May 6, 2019

Transform your favorite recipes by adding fresh herbs. Here’s how.


One of my favorite things about summer is having access to all of the wonderful and diverse flavors of fresh herbs growing in my garden and sold at the market. From the slightly sweet taste of basil in pesto to the spiciness of oregano on a pizza, herbs provide an incomparable burst of flavor to food.

Using herbs is also a great way to reduce fat, sugar and salt in recipes without sacrificing flavor. Many, such as oregano and peppermint, contain antioxidants, and most are packed with vitamins and minerals, including A, C, E, calcium and iron.

Even if you don’t have a green thumb, herbs are easy to grow. Most herbs love hot, dry and sunny conditions, which make them perfect for southern summer gardening. In addition to being easy to grow, many produce flowers, smell lovely and attract butterflies.

If you want to try your hand at growing your own herbs, you can choose from planting in a container on your patio, which is perfect for apartment or condo dwellers; using a window box; or growing them directly in the ground. Aim for a spot that gets at least six hours of sunshine for the best results. I like to keep my herbs as close to the kitchen door as possible so that I can easily step outside to snip a bit before preparing foods.

When experimenting with fresh herbs in recipes, keep in mind that cutting them finely will release the most flavor. If your recipe calls for one teaspoon of dried herbs, one tablespoon of the fresh variety is a general equivalent. Fresh herbs are best added at the end of cooking, whereas dried are added in the beginning.

Soft herbs like basil, parsley, cilantro and tarragon have soft, tender stems that need to be treated like bouquets of flowers. Snip the bases of the stems and put a bunch into a glass of fresh water, changing out the water every day or two if it starts to cloud. Basil should be kept at room temperature, but other soft herbs should be loosely covered with a plastic bag, then placed in the fridge. Store hard, woody stemmed herbs like rosemary, oregano and thyme by wrapping them first in a damp paper towel, then loosely in plastic wrap before placing them in your vegetable crisper.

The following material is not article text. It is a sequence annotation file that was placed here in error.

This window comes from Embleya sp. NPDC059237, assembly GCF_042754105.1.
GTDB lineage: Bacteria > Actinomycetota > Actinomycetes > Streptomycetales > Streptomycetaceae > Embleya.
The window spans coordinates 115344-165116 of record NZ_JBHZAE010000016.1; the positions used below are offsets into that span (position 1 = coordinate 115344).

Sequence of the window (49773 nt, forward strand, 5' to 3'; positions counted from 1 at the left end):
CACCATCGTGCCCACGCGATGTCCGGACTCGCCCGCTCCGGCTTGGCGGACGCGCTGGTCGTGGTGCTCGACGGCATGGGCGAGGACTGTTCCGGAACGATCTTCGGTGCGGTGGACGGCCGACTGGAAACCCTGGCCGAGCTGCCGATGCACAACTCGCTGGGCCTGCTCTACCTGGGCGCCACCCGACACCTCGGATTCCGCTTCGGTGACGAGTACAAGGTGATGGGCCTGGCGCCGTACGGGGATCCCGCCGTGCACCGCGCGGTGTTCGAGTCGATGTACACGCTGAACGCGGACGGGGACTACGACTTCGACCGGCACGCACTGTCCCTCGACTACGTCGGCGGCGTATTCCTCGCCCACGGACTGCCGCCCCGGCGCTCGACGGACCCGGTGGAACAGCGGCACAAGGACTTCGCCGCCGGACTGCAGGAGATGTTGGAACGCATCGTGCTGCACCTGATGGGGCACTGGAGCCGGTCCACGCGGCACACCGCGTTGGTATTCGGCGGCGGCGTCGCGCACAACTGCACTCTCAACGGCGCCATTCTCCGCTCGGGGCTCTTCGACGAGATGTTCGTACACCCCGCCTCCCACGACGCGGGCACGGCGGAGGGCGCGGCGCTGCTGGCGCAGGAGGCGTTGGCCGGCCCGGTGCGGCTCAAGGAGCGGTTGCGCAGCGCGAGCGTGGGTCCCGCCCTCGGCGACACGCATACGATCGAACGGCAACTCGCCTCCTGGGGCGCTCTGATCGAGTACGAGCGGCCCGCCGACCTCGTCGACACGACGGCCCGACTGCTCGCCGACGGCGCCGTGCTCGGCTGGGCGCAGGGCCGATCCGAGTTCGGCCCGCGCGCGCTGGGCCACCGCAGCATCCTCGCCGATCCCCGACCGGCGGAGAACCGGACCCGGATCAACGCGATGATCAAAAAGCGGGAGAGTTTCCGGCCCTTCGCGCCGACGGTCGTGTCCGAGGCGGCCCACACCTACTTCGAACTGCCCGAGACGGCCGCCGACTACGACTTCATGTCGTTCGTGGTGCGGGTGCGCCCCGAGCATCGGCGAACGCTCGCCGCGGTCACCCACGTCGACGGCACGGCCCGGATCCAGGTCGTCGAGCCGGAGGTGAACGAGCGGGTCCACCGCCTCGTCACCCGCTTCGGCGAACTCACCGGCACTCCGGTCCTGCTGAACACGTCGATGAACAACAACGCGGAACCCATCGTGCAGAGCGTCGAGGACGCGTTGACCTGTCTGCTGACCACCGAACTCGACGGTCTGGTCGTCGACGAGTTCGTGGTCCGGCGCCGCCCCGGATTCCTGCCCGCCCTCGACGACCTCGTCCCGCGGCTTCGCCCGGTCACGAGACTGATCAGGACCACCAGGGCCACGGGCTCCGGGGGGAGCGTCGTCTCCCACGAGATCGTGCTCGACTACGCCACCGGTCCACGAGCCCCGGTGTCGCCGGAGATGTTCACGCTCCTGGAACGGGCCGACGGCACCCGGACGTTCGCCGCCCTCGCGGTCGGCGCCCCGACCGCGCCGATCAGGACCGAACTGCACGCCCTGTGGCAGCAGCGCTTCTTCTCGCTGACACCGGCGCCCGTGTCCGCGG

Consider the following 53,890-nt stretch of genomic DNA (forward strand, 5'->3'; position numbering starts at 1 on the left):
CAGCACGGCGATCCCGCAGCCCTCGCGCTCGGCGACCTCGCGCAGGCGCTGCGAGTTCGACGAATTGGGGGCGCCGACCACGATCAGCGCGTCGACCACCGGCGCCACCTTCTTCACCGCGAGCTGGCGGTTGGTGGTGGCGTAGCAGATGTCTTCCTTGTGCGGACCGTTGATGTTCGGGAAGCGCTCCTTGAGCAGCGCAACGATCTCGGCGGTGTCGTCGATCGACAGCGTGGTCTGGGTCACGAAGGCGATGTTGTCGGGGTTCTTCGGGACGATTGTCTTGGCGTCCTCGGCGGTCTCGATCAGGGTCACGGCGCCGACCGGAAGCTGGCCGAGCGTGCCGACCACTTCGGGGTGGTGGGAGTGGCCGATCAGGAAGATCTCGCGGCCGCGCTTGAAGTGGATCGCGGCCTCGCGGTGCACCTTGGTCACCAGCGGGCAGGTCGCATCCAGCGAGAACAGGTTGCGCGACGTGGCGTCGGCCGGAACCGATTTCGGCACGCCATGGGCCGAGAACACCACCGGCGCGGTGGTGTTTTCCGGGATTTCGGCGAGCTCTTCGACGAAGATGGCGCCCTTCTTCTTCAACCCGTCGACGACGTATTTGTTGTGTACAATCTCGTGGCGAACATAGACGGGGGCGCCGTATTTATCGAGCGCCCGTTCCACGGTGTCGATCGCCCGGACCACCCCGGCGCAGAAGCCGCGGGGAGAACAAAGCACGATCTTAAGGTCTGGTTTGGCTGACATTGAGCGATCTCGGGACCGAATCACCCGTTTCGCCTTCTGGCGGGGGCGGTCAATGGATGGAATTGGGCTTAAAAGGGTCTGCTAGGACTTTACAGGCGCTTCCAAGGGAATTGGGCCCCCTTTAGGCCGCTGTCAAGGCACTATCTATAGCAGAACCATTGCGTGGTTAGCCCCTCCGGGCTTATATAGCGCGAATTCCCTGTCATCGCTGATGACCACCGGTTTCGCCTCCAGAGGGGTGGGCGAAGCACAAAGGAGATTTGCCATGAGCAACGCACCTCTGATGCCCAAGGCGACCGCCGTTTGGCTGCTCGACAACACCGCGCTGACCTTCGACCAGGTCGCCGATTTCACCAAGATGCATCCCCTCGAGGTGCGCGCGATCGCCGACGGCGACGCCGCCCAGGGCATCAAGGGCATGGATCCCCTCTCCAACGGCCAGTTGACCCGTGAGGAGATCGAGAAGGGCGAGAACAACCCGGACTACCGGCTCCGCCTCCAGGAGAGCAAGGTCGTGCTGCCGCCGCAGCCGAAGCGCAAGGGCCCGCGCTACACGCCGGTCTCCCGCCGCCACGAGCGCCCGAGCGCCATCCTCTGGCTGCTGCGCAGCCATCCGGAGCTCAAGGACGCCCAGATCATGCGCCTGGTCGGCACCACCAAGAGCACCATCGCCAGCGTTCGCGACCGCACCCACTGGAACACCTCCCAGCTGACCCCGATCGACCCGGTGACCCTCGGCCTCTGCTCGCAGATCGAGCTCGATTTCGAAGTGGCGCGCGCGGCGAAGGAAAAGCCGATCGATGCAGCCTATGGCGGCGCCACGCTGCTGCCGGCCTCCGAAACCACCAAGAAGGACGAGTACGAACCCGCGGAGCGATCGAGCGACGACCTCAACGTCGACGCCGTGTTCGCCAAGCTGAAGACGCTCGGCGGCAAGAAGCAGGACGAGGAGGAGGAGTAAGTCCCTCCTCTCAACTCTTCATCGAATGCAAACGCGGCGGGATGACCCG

Fresh herb uses

Here are a few simple ideas to get you started with using fresh herbs:

  • Make a rub for meat, fish or veggies. Using any combination of herbs you have on hand, throw the leaves into the food processor whole (or do by hand with a mortar and pestle), then pulse until a paste forms. Add a drizzle of olive oil to hold everything together. Spread on meat or veggies before grilling.
  • Make salad dressing zestier. Add chopped herbs such as basil, rosemary, dill, chives and tarragon to oil and vinegar, along with a squeeze of lemon juice, chopped garlic and some Dijon mustard for a fresh, summery dressing.
  • Add herbs to drinks. For non-alcoholic drinks like iced tea or lemonade and alcoholic cocktails try muddling (a fancy term for mashing) some basil and or mint in your beverage for a flavor-packed punch! You can also add a whole sprig to your beverage to make it look prettier.
  • Top off a homemade flatbread pizza. Add chopped basil and or oregano to take a ho-hum cheese pizza and make it a gourmet treat. See my flatbread pizza done on the grill in the below photo for inspiration.
  • Stuff rosemary sprigs and sliced lemons under the skin of chicken. A simple grilling trick for the most moist and delicious meat ever. Hold the skin in place with a toothpick. Be sure to toss the toothpick and the chicken skin!
  • Boost guacamole to a whole new level. Combine cilantro with avocado, chopped tomato, corn and lime juice to take guacamole from good to great. Top fish, homemade tacos or tortillas with this fresh dip that is loaded with heart-healthy unsaturated fat.


Guide to fresh herbs

 Not sure which herbs to use? Below is a guide to some of the more common herbs and how to use them:


Taste: cool and peppery

Uses: desserts, cocktails, teas, Thai and Middle Eastern foods, fruit dishes


Taste: peppery and slightly sweet

Uses: tomato dishes, pesto, Mediterranean dishes, pizza, pasta


Taste: piney, pungent

Uses: sauces, soups, grilled meats such as pork or poultry, infused oils, potatoes


Taste: lemony and peppery

Uses: nearly any meat, fish, poultry or vegetable. It pairs wells with basil, sage, oregano or marjoram.


Taste: an anise flavor similar to licorice

Uses: foods that easily absorb other flavors, such as chicken, eggs and scallops


Taste: a mix of sweet and spicy

Uses: Mediterranean foods (often Italian) such as pastas, pizza or roasted beef


Taste: tangy, clean and earthy

Uses: fish, creamy dips, tzatziki sauce, European and Middle Eastern foods


Taste: bright and citrusy

Uses: Mexican, Indian and Vietnamese dishes

Next time you want  your favorite dishes to shine a little brighter, without extra salt, sugar or fat, try enhancing them with some fresh herbs. Whether you grow them yourself or buy them from the farmers market or grocery store, why not experiment with a few herbs this summer and take simply prepared meals from good to great?


Stacey Kendrick, MS, is a health educator with more than 20 years of experience in wellness and population health. She spent much of her career at Vanderbilt’s Faculty/Staff Wellness Program and currently works in Strategic Marketing at Vanderbilt. She is mother to two adult daughters. In her free time, she teaches healthy cooking classes, runs, gardens and enjoys backyard bonfires.


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